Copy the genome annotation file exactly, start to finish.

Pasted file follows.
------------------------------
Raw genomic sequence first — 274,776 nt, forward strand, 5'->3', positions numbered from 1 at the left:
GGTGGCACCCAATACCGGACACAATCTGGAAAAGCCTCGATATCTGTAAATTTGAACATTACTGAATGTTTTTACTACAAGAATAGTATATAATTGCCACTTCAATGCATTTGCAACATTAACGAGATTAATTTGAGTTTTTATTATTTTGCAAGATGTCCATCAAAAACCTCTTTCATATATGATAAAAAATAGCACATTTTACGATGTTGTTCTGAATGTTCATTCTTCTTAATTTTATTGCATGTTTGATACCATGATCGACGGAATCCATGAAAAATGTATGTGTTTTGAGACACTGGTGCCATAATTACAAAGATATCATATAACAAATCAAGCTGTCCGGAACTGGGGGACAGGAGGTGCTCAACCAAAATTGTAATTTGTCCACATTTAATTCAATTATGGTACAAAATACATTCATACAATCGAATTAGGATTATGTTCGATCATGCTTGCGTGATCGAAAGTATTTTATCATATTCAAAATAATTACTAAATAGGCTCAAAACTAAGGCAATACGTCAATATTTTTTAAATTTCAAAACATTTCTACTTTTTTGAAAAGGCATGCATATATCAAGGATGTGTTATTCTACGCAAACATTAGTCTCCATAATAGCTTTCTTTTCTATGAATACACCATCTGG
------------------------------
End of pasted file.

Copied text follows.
Raw genomic sequence first — 274,776 nt, forward strand, 5'->3', positions numbered from 1 at the left:
GGTGGCACCCAATACCGGACACAATCTGGAAAAGCCTCGATATCTGTAAATTTGAACATTACTGAATGTTTTTACTACAAGAATAGTATATAATTGCCACTTCAATGCATTTGCAACATTAACGAGATTAATTTGAGTTTTTATTATTTTGCAAGATGTCCATCAAAAACCTCTTTCATATATGATAAAAAATAGCACATTTTACGATGTTGTTCTGAATGTTCATTCTTCTTAATTTTATTGCATGTTTGATACCATGATCGACGGAATCCATGAAAAATGTATGTGTTTTGAGACACTGGTGCCATAATTACAAAGATATCATATAACAAATCAAGCTGTCCGGAACTGGGGGACAGGAGGTGCTCAACCAAAATTGTAATTTGTCCACATTTAATTCAATTATGGTACAAAATACATTCATACAATCGAATTAGGATTATGTTCGATCATGCTTGCGTGATCGAAAGTATTTTATCATATTCAAAATAATTACTAAATAGGCTCAAAACTAAGGCAATACGTCAATATTTTTTAAATTTCAAAACATTTCTACTTTTTTGAAAAGGCATGCATATATCAAGGATGTGTTATTCTACGCAAACATTAGTCTCCATAATAGCTTTCTTTTCTATGAATACACCATCTGG